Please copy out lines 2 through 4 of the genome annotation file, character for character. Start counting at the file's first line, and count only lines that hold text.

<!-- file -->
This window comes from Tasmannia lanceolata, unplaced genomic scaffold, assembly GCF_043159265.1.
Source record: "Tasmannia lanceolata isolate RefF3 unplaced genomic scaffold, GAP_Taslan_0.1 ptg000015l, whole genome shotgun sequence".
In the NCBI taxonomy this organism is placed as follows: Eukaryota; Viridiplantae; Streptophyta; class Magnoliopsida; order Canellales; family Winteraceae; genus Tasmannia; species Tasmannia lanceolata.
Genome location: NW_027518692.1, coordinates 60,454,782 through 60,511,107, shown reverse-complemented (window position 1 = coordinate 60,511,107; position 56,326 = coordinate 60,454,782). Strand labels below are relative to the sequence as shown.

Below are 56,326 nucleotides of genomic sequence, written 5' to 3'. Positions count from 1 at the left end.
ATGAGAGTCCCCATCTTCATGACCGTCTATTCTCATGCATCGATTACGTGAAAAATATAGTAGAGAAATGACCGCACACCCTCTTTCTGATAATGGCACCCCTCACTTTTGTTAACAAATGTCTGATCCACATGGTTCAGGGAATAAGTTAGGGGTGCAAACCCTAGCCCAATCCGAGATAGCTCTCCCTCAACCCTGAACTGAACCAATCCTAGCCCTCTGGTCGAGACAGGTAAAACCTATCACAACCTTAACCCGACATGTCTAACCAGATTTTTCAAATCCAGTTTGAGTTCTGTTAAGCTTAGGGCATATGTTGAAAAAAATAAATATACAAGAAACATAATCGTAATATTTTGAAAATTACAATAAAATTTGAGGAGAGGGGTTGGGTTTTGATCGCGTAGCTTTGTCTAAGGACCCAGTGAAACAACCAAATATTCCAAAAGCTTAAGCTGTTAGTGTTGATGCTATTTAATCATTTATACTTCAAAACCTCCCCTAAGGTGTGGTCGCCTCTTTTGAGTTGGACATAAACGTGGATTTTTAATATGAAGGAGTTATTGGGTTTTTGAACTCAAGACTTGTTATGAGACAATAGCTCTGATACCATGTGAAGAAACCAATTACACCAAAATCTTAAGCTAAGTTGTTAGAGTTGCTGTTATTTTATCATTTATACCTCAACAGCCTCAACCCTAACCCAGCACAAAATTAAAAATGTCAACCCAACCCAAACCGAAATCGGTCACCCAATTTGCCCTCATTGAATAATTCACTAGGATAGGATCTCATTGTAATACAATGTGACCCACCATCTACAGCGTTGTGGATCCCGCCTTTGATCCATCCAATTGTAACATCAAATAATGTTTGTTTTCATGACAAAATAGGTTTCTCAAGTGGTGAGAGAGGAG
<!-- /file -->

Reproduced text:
Source record: "Tasmannia lanceolata isolate RefF3 unplaced genomic scaffold, GAP_Taslan_0.1 ptg000015l, whole genome shotgun sequence".
In the NCBI taxonomy this organism is placed as follows: Eukaryota; Viridiplantae; Streptophyta; class Magnoliopsida; order Canellales; family Winteraceae; genus Tasmannia; species Tasmannia lanceolata.
Genome location: NW_027518692.1, coordinates 60,454,782 through 60,511,107, shown reverse-complemented (window position 1 = coordinate 60,511,107; position 56,326 = coordinate 60,454,782). Strand labels below are relative to the sequence as shown.